One of the biggest challenges faced by artisans starting an arts and crafts business, such as selling handmade cards, is determining the right price point. The price of a card needs to reflect the materials and labor involved while also ensuring that the card is affordable for customers.
Pricing cards too low can undervalue the work of the card maker and result in lost profits, making it difficult to sustain a business. On the other hand, pricing cards too high can lead to fewer sales, wasted time, and lost opportunities.
More Reading About Starting a Handmade Card Business
To determine the right price for your cards, there are three key factors to consider when determining your prices. By taking these factors into account and calculating your prices carefully, you can ensure that your cards are priced fairly and competitively while still allowing you to make a profit and sustain your business.
Factors to Take Into Account When Pricing Handmade Cards
When pricing handmade cards, there are several key elements to consider. These include:
- Materials: This refers to the cost of all the materials used to make the card, such as cardstock, embellishments, envelopes, and any other supplies needed.
- Labor: The cost of labor includes the time it takes to design, cut, assemble, package, and market the card. It’s important to factor in the value of your time and set a price that allows you to make a reasonable profit.
- Overheads: Overheads are the indirect costs associated with running a business, such as rent, utilities, internet fees, phone bills, and other administrative expenses.
- Graphics and illustrations: If you use graphics or illustrations in your card designs, you may need to purchase them from artists or graphics stores, which will add to your costs.
- Software: If you use design software or other programs to manage your business, you may need to pay for a software license, which will also add to your expenses.
- Trade prices and commissions: If you sell your cards through third-party platforms or stores, they may expect a trade price or take a commission on sales, which will impact your profits – plus payment processing fees charged by payment platforms such as PayPal and Stripe.
It’s important to note that there may be other costs specific to your business that should also be factored in when determining the price of your cards. By carefully calculating all of these costs and setting a fair and competitive price, you can ensure that your handmade cards are profitable and sustainable.
Don’t Forget The Profit!
It’s not a hobby! It’s important to factor in a profit when pricing handmade cards because a profitable business is essential to its sustainability. Without a profit, a business cannot grow or invest in new products or marketing. In addition, pricing cards too low may lead to undervaluing your time and materials, and ultimately may make it difficult to keep your business running in the long term. By setting a fair price that covers the cost of materials, labor, overheads, and allows for a reasonable profit, you can ensure that your business remains sustainable and profitable, while also providing high-quality handmade cards to your customers.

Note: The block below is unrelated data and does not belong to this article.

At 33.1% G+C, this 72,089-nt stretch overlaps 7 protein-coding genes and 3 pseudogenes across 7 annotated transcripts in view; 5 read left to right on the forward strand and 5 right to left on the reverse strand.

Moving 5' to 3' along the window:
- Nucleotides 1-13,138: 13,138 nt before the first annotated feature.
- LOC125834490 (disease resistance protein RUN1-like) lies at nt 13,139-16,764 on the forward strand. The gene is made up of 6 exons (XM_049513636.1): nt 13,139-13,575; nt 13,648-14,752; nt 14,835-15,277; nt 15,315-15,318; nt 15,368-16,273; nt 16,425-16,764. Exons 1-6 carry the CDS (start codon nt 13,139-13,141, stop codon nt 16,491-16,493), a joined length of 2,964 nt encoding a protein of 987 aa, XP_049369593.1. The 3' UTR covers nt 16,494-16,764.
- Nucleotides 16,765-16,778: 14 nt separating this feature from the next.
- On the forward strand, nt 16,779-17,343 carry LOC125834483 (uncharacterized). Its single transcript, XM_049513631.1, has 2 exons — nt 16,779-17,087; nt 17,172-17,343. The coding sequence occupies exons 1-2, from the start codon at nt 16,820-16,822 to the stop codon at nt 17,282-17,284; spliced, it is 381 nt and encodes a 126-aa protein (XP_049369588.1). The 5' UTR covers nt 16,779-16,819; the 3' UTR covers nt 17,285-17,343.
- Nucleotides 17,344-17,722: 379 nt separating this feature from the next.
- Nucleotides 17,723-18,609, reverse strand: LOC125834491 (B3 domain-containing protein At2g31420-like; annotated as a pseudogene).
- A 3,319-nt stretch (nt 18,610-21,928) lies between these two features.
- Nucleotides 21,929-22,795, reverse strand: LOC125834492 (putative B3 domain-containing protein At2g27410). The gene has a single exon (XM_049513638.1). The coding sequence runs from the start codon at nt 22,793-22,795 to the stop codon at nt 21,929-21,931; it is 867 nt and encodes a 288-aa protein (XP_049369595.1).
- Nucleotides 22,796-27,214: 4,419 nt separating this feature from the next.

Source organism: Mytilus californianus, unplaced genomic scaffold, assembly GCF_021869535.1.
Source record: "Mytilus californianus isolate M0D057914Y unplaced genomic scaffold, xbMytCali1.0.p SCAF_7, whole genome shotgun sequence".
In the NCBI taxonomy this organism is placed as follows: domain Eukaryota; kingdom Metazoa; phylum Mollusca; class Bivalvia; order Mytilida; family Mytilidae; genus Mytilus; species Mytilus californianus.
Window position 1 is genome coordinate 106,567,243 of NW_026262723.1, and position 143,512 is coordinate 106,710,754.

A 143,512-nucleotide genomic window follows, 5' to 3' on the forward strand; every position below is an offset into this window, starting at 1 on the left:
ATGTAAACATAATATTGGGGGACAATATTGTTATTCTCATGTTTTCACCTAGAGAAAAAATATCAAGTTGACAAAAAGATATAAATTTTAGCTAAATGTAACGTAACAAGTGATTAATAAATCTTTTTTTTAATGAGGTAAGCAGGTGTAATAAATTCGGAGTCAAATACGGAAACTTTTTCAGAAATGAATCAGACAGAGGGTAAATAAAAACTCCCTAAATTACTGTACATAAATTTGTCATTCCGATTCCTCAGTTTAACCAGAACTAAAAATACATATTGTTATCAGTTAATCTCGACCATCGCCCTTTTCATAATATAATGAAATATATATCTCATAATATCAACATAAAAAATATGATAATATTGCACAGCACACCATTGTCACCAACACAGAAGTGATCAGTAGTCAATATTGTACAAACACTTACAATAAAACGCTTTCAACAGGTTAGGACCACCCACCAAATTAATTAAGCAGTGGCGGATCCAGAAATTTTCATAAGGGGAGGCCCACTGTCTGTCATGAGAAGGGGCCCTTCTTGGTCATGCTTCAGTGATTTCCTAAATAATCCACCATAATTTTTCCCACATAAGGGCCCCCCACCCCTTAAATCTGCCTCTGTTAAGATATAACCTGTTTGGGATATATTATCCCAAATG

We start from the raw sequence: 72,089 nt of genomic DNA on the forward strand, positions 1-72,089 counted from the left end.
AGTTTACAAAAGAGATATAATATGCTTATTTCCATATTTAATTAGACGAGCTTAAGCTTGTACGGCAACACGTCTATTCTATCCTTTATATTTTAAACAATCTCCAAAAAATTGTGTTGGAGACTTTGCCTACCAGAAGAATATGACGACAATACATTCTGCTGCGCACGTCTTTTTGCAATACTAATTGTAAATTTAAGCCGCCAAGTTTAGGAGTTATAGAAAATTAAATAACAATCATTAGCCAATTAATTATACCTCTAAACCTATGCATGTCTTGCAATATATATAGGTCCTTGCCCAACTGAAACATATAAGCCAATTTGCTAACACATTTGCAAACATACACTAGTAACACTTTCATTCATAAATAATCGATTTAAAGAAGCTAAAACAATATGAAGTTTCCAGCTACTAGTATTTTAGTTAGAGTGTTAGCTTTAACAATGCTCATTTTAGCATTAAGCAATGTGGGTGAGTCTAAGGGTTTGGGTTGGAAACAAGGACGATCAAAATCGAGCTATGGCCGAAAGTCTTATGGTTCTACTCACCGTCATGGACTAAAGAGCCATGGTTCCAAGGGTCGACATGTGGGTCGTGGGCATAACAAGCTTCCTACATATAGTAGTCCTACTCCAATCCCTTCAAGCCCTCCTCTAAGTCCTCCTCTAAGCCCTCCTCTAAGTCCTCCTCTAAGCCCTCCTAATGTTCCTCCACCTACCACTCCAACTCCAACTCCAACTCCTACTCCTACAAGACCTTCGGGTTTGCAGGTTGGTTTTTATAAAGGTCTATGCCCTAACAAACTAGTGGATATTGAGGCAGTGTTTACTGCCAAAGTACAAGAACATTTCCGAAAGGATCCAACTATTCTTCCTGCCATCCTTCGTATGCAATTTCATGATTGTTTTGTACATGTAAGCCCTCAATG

Handmade Card Price Formula
As we have seen, getting the price right can be a challenge. However if you truly understand your costs – and your market, it should help you with the pricing. Here’s a simple formula for pricing handmade cards – however remember to ‘sense check’ this balanced with your own knowledge and experience:
Materials cost + Labor cost + Overheads + Graphics and illustrations + Software + Trade prices/commissions = Total cost
Total cost x Markup (e.g. 2 or 3) = Wholesale price
Wholesale price x Markup (e.g. 2 or 3) = Retail price
In this formula, the total cost includes all of the expenses associated with making and selling your cards, such as materials, labor, overheads, graphics and illustrations, software, and any trade prices or commissions. The markup is the amount by which you increase the price to cover your profit margin.
Once you have calculated the wholesale price, which is the price at which you sell your cards to stores or other third-party platforms, you can then determine the retail price by applying another markup. This is the final price that you will charge to customers who purchase your cards directly from you.
Remember, this is just a simple formula, and you may need to adjust it to reflect the specific costs and circumstances of your business. By carefully calculating your costs and setting a fair price that allows for a reasonable profit, you can ensure the sustainability and success of your handmade card business.
Be Like Goldilocks 🙂
Getting the price right is key to the success of any handmade card business. Just like in the story of Goldilocks and the Three Bears, the price of your cards should be “just right.” If the price is too high, customers may not see the value and choose a more affordable option. On the other hand, if the price is too low, it may be difficult to sustain your business, and you may not make a profit.
Finding the right price for your handmade cards involves taking into account all the costs associated with making and selling them, including materials, labor, overheads, and any trade prices or commissions. By factoring in a profit margin, you can ensure that your business is sustainable and that you are compensated fairly for your time and effort.
In conclusion, pricing your handmade cards correctly is crucial to the success of your business. By finding the right price point, you can appeal to customers while also ensuring that your business remains profitable and sustainable. So, just like Goldilocks, take the time to find the price that’s “just right” for your handmade cards, and you’ll be well on your way to building a successful business.